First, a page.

Because of spam, I personally moderate all comments left on my blog. However, because of health issues, I will not be able to do so in the future.

If you have a personal question about LI or any related topic you can send me an email at I will try to respond.

Otherwise, this blog is now a legacy site, meaning that I am not updating it any longer. The basic information about LI is still sound. However, product information and weblinks may be out of date.

In addition, my old website, Planet Lactose, has been taken down because of the age of the information. Unfortunately, that means links to the site on this blog will no longer work.

For quick offline reference, you can purchase Planet Lactose: The Best of the Blog as an ebook on or Almost 100,000 words on LI, allergies, milk products, milk-free products, and the genetics of intolerance, along with large helpings of the weirdness that is the Net.

Tuesday, February 13, 2007

Science Marches On III: Systemic Enzymes

The lactase enzyme digests the milk sugar lactose. Most humans stop or reduce their manufacture of lactase at some point in their lives, creating the condition we call lactose intolerance when those of us lactase-challenged have dairy.

Fortunately, the lactase enzyme is fairly easy to manufacture artificially. (Or naturally, depending on how you look at it, since live yeasts are used to grow it.)

Similar products like Beano can be used on other hard-to-digest sugars.

Now the medical world is realizing that a whole range of body ailments can be helped through targeted enzymes.

Erika Camardella reports on about some of these discoveries:

Enzyme use goes well beyond dissolving digestive dilemmas. Nena Dockery, M.S., National Enzyme Co., noted within the dietary supplement industry, isolation of new enzymatic activities from natural, non-genetically modified sources has led to new opportunities for their use. “More is being researched in the area of systemic functioning of orally administered enzymes,” she said. “The recently discovered fact that low-grade inflammation may be indirectly related to a large number of chronic disease conditions has uncovered a large area of future enzyme development.”

Mike Smith, sales and marketing manager at Specialty Enzymes, said the two common areas for systemic enzyme use are as an anti-inflammatory and fibrinolytic.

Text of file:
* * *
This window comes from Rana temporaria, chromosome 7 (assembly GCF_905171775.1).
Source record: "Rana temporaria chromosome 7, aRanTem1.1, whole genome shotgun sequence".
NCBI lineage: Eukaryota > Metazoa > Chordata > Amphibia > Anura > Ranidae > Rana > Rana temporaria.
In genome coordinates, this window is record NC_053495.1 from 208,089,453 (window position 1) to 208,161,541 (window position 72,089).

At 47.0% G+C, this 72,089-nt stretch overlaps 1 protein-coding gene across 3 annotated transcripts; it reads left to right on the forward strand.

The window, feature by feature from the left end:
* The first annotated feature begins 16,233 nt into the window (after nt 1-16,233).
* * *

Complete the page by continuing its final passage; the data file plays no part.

“Serratiopeptidase and nattokinase are two newer enzymes that possess both properties,” he said, “and it is likely that research will yield more of these novel enzymes with systemic applications as interest and understanding continue to advance.” For example, ERC created one systemic blend utilizing enzymes (along with 14 different strains of probiotic bacteria) to create its Nightly Essense™ product.


Size aside, enzymes are no small players. The list of possible conditions they could affect continues as they may also assist with gluten intolerance, noted Jim Titus, director of international sales and marketing, Deerland Enzymes. “While enzymes for autism have made great strides over the last number of years, there is some information coming out indicating enzymes (as AN-PEP) have application for Celiac Disease as well,” he said With applications in nutritional formulas, tablets, capsules and blends, Panc-Zyme™ (American Laboratories Inc.) has many naturally occurring enzymes; but, it specifically contains trypsin and chymotrypsin protease, amylase and lipase, and can be used in formulations to hydrolyze proteins in milk, meat and cheeses.

And you knew I was going to get nanotech in here somewhere:
There are several new delivery system technologies on the horizon, but are not practical for use within the dietary supplement industry because of cost constraints, Dockery said, citing nanotechnology-based systems as an example. Another technology being utilized to a limited extent for delivery of supplements containing enzymes involves specialized liquid media within a softgel type capsule or liquid product. However, Dockery cautioned, “The enzymes must be protected in some way from being activated by the liquid, either by coating the enzyme or by manipulating the structure of the liquid itself to prevent interaction with the enzymes.”

Sooner or later, nanotechnology will be the preferred way to get exactly the right medicine to exactly the right part of the body. Pills, capsules, inhalers, even injections can't do it as well. Smaller is better.

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1 comment:

Isha A huja said...

I think that's true. I've tried the natural remedies and supplements available at Rainbow Wellbeing ( and found them to be quite